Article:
It is a nice idea,but the cost of waters means a mass of clubs would equate to a massive charge for the angler,many anglers are members of more than one club,thus helping to keep waters,I myself join two local clubs,used to be three,plus Christchurch AC,having several clubs in your area is good for the sport imo.

  6. #16
    Join Date
    Feb 2008
    Location
    South East England
    Posts
    3,885

    Default Re: Should Clubs Amalgamate?

    Do not some small clubs struggle to survive and sometimes pack up and lose the waters to fishing? With a diminishing angling population is this not going to become more acute. Do they get taken over by larger clubs or just cease to be. There must be over 30 clubs in East Sussex in intense competition with each other and someone loses out in competitions.
    To be honest I haven’t made up my mind whether I mean one super club or an overseeing body that controls all the clubs finances, membership, maintenance and administration etc. Would they all benefit, the smaller struggling ones getting help from the pot and not having to compete with membership from the bigger ones. Certainly communication would improve, I have found communication with these smaller cubs very lacking, probably some bloke who reads the emails once a week if at all. They could still keep their identities to some extent. I am not sure, lack of knowledge how these things go. It would all be more efficient, better run, bring it forward for this century.
    What I do know from my point, let’s call it an East Sussex body as it’s a large county, if I could pay one fee to one body and have access to all the waters in East Sussex, I would have enough variety and waters to explore to keep me happy for the rest of my life. I was walking a club water yesterday which was fairly typical and I have seen many club waters that are poorly maintained in east Sussex, washed out notice boards, never anyone fishing them. It could be solved and very different with many advantages to the anglers, the riparian owners and the clubs. Regular maintenance could be maintained on a Rota system, riparian owners fees would be safer, membership would raise because of the attractiveness of it for anglers. I just think it would be a big progress. I understand all the affiliation thing and guest practices but it’s still a maze for the angler. One fee (and why would that be more than the average fee for all the clubs involved?), a big list of waters to just go and fish, clearly marked as part of the "Association". Bang on in my view and I bet it would be welcomed from a lot of anglers.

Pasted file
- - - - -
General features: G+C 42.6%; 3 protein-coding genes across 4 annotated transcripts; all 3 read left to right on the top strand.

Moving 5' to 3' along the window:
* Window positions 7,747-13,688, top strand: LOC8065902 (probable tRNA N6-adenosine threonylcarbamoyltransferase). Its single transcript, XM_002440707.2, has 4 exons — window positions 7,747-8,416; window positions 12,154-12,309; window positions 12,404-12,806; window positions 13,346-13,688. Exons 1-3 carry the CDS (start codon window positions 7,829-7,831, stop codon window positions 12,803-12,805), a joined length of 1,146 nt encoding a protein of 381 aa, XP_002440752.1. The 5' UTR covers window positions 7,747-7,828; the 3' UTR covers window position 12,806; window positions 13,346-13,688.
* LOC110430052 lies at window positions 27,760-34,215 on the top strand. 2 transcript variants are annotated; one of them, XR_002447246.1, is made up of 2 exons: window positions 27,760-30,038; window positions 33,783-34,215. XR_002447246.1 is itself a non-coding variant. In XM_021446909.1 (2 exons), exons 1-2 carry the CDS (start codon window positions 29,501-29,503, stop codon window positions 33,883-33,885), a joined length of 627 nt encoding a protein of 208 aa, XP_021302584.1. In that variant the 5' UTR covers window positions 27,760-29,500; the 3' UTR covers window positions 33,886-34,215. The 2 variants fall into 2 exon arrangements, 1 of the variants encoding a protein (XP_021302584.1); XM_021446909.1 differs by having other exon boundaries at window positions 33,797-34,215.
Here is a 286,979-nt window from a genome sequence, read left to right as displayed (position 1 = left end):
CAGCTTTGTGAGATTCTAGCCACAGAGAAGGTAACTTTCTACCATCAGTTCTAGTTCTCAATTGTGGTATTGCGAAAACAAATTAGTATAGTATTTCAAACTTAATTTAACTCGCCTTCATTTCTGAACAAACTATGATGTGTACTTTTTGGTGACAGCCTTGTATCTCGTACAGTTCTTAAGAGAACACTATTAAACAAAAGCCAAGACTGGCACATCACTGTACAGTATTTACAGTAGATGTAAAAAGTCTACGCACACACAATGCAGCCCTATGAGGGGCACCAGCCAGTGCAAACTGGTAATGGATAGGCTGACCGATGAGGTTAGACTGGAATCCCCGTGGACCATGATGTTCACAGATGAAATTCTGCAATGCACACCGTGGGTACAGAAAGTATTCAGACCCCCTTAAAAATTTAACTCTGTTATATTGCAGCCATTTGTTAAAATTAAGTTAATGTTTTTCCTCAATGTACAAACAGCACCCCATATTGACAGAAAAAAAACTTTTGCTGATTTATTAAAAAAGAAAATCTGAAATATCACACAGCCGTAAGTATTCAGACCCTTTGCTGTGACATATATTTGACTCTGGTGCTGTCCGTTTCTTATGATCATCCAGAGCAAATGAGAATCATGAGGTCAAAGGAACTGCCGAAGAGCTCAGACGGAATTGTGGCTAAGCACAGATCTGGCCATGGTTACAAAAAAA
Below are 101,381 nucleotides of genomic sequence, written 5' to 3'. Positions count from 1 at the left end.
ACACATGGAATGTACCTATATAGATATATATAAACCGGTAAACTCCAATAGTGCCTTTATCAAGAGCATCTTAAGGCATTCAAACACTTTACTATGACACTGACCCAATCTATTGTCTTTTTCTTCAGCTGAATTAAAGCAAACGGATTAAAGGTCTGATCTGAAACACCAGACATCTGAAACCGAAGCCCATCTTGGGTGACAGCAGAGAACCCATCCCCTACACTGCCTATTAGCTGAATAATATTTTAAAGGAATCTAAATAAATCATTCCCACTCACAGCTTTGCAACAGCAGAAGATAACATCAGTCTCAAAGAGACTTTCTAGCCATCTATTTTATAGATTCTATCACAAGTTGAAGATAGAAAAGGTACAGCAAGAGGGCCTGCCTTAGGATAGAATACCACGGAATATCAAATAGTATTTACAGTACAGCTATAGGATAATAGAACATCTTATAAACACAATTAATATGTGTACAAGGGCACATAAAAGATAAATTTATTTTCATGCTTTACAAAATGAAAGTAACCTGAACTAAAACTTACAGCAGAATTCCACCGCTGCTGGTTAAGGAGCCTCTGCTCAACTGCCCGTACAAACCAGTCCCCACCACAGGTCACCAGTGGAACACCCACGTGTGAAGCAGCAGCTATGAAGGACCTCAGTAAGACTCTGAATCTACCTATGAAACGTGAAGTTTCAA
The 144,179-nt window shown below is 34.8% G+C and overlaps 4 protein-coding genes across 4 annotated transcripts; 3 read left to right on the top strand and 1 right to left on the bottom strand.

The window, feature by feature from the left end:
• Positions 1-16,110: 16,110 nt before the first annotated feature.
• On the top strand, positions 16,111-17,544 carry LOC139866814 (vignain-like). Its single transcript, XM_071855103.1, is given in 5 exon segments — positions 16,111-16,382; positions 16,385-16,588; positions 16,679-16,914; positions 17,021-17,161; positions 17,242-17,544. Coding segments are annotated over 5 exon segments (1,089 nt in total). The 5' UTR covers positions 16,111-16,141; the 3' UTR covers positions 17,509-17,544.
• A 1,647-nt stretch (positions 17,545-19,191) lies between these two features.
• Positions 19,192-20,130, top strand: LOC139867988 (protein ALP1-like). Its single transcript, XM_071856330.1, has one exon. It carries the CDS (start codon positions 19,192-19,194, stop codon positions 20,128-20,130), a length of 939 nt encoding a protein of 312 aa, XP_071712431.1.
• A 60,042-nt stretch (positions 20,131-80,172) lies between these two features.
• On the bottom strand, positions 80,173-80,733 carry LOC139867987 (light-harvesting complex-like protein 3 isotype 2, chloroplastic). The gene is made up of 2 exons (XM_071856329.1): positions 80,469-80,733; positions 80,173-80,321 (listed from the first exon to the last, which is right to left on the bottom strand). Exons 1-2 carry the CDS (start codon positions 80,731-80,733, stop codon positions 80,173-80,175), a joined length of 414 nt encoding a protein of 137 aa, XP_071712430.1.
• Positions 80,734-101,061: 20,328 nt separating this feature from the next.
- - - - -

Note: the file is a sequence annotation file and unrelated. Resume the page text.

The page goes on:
How it would get instigated, from the Angling trust, one of the bigger clubs, not sure but it’s an archaic unsatisfactory situation that needs sorting out. No doubt it wouldn't be easy, progress rarely is, but it has evolved so far; why stop.

    The more I think about it the more I like the idea, not an amalgamation as such, just one umbrella administration, one great website, one fee, monthly and weekly options even day options, pay online, couldn't be simpler, travel anywhere if it was a national kind of thing, no problems or difficulties confusion, loads of research negated, one point of communication well maintained, all these clubs, big and small overseen by one body in a not too lhuge but one well defined countyish probably area. Very 21st century-takes a lot to get me to part with money but I would, it would be such great value, hard to resist. I bet the commercials would get hit a bit, more than a bit.
    Last edited by markg; 05-08-2017 at 09:21.

  7. #17
    Join Date
    Jan 2011
    Location
    North Yorkshire.
    Posts
    10,596

    Default Re: Should Clubs Amalgamate?

    Quote Originally Posted by markg View Post
    Do not some small clubs struggle to survive and sometimes pack up and lose the waters to fishing? With a diminishing angling population is this not going to become more acute. Do they get taken over by larger clubs or just cease to be. There must be over 30 clubs in East Sussex in intense competition with each other and someone loses out in competitions.
    Of course, clubs big and small can end up struggling. An awful lot depends on whether they own any of the fishing they control. Clubs that do nothing but rent are generally more precarious than those that own waters. Waters are sometimes lost to angling when a club ceases to exist. In many cases, the failing club will often tip off other local clubs that their rented waters may be up for grabs. It's a popular misconception that such scenarios end up with avaricious club/syndicate vultures entering bidding wars. Such a situation is not common, as mentioned before, clubs do tend to talk to each other. In a similar vein, the idea that clubs are in intense competition is rather misleading. There's surprisingly little competition between clubs, for waters or members. In most cases, people make their choices based on location and quality of fishing. If a club has poor waters in places that not enough people want to go, they'll probably fail.